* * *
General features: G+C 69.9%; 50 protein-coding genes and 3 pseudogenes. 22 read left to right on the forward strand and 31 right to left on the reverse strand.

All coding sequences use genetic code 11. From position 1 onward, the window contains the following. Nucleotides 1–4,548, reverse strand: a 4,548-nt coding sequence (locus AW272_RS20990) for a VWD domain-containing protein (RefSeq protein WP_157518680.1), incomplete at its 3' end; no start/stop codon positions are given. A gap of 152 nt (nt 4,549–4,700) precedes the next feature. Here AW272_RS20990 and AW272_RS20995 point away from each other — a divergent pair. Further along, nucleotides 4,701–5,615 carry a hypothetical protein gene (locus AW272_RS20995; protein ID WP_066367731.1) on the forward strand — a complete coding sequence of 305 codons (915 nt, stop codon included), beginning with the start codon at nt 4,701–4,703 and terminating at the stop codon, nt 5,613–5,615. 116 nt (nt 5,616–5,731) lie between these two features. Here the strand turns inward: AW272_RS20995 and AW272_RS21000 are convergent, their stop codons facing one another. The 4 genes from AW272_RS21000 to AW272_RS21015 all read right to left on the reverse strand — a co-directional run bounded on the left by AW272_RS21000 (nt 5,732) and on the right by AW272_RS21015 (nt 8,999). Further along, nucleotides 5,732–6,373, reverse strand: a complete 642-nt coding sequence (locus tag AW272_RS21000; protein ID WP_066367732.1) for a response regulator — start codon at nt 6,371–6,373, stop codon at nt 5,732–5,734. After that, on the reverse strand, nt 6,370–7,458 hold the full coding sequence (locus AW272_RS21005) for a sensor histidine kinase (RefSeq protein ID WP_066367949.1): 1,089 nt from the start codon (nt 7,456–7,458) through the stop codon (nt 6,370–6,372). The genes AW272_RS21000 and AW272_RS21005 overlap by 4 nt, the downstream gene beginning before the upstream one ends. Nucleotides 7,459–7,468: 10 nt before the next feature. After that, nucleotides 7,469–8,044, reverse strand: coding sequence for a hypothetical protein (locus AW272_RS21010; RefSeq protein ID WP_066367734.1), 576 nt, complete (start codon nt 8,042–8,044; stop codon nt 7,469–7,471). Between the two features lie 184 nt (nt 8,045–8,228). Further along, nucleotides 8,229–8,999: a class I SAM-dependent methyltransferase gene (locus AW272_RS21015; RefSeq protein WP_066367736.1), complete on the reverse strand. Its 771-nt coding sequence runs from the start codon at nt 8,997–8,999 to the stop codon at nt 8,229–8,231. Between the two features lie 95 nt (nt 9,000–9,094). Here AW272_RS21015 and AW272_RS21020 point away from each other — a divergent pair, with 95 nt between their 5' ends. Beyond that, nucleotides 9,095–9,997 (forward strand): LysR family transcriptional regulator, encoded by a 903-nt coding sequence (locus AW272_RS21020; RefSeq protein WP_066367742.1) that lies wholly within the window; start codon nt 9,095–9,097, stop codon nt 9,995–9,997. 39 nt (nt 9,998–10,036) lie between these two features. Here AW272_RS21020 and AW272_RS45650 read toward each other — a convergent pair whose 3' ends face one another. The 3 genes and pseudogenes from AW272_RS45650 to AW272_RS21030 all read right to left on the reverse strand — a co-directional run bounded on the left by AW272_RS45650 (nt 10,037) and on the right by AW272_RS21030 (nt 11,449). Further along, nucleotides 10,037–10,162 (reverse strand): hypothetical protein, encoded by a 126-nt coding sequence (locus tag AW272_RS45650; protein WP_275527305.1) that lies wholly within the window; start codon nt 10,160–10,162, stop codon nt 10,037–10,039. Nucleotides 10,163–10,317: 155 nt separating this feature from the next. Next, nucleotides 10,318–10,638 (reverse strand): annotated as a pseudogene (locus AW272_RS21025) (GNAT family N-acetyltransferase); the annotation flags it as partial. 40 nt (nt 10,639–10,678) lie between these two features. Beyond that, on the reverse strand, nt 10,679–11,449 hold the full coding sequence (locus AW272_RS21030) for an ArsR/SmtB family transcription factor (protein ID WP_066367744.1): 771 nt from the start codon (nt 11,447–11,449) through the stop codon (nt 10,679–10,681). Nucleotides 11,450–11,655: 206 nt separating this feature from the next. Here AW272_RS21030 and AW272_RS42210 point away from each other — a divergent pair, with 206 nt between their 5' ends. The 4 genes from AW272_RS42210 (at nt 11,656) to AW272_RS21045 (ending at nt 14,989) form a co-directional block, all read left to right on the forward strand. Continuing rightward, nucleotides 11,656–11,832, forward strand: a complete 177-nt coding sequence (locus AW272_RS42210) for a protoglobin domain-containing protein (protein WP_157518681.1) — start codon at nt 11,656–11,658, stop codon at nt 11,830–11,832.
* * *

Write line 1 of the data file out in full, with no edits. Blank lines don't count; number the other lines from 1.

General features: G+C 69.9%; 50 protein-coding genes and 3 pseudogenes. 22 read left to right on the forward strand and 31 right to left on the reverse strand.